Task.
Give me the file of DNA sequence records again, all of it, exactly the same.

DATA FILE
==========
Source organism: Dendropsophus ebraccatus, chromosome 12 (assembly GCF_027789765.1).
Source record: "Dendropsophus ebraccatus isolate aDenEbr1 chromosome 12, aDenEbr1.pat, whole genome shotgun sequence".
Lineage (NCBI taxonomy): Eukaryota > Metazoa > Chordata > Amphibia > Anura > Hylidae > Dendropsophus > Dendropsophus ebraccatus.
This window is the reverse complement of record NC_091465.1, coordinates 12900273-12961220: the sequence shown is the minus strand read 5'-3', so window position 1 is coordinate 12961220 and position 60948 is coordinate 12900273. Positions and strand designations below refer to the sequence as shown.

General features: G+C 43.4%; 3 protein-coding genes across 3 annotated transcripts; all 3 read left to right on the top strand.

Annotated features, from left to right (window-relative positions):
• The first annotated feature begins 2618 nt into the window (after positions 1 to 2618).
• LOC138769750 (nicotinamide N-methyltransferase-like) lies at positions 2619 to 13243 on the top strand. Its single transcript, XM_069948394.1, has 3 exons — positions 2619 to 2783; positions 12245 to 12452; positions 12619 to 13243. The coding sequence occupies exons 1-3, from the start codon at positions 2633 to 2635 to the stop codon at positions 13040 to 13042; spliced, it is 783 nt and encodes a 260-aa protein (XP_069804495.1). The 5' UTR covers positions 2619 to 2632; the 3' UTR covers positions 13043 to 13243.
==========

Source organism: Dendropsophus ebraccatus, chromosome 12 (assembly GCF_027789765.1).
Source record: "Dendropsophus ebraccatus isolate aDenEbr1 chromosome 12, aDenEbr1.pat, whole genome shotgun sequence".
Lineage (NCBI taxonomy): Eukaryota > Metazoa > Chordata > Amphibia > Anura > Hylidae > Dendropsophus > Dendropsophus ebraccatus.
This window is the reverse complement of record NC_091465.1, coordinates 12900273-12961220: the sequence shown is the minus strand read 5'-3', so window position 1 is coordinate 12961220 and position 60948 is coordinate 12900273. Positions and strand designations below refer to the sequence as shown.

General features: G+C 43.4%; 3 protein-coding genes across 3 annotated transcripts; all 3 read left to right on the top strand.

Annotated features, from left to right (window-relative positions):
• The first annotated feature begins 2618 nt into the window (after positions 1 to 2618).
• LOC138769750 (nicotinamide N-methyltransferase-like) lies at positions 2619 to 13243 on the top strand. Its single transcript, XM_069948394.1, has 3 exons — positions 2619 to 2783; positions 12245 to 12452; positions 12619 to 13243. The coding sequence occupies exons 1-3, from the start codon at positions 2633 to 2635 to the stop codon at positions 13040 to 13042; spliced, it is 783 nt and encodes a 260-aa protein (XP_069804495.1). The 5' UTR covers positions 2619 to 2632; the 3' UTR covers positions 13043 to 13243.